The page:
If you value quick response times, then your next step is to determine how you’ll ensure you’re responding quickly to client communications. You might set a goal of responding to all email messages within a certain timeframe, for example.
Put Your Story Into Words
Every business has defining moments.
Your writing business certainly does. Moments when you realize exactly what you want to be doing… or how you can make a difference… or what sets you apart… or when you need to change direction and why.
Write out your defining moments and then build them into a story that will keep you aligned to your beliefs and values and give you a deeper connection with your clients.
This story will help inform your company culture by laying out how you’ve come to be where you are and how you intend to get where you want to go.
Be Selective About Your Colleagues
This is the hardest one. Cultures are influenced by all their participants. That means if you take on clients who don’t share your values, who have an attitude that runs counter to your own, or who will negatively impact the culture you’re actively nurturing, it will be a setback.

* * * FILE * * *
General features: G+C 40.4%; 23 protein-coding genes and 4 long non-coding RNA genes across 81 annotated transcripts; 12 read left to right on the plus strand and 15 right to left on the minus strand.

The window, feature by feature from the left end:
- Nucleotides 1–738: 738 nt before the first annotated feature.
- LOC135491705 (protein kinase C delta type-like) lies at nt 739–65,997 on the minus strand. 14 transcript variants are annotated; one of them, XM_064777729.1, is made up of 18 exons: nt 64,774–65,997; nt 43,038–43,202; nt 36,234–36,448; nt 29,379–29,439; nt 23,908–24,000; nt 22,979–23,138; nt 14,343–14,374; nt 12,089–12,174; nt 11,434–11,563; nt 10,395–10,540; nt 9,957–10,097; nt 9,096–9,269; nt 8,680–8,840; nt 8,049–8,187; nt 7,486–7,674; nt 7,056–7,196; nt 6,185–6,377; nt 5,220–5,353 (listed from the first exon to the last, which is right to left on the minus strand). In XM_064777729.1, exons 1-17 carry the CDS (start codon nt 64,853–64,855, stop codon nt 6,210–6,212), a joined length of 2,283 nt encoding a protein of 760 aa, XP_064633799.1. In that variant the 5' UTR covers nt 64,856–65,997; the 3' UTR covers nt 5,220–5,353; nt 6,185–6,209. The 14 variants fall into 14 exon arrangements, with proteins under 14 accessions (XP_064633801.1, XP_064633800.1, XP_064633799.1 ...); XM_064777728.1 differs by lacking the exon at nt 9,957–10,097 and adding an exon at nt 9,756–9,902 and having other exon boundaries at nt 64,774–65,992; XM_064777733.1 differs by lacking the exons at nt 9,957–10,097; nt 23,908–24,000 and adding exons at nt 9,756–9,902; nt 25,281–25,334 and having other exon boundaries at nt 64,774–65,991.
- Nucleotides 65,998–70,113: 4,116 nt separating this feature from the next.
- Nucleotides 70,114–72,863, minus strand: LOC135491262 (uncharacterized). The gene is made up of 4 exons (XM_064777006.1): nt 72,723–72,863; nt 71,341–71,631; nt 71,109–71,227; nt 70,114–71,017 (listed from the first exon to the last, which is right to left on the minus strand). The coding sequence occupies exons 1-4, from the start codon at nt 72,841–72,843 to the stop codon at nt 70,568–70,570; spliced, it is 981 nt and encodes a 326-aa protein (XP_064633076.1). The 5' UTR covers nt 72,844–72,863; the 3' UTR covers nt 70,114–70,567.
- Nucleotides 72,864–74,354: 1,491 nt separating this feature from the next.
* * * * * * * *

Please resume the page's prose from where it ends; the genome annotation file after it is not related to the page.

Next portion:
You have to be choosy about who you work with. Not only will that make the individual projects you work on more enjoyable and fulfilling… it will also influence how you feel about your business. And that will spill over — in a good way — and lead to more referrals from your happy clients and more success for you over time.
If you haven’t considered the question of culture for your web-writing business, I urge you to give it some thought. Putting a conscious and careful effort into creating a culture you love will lead to a business that’s satisfying and rewarding financially… and in so many other ways, as well.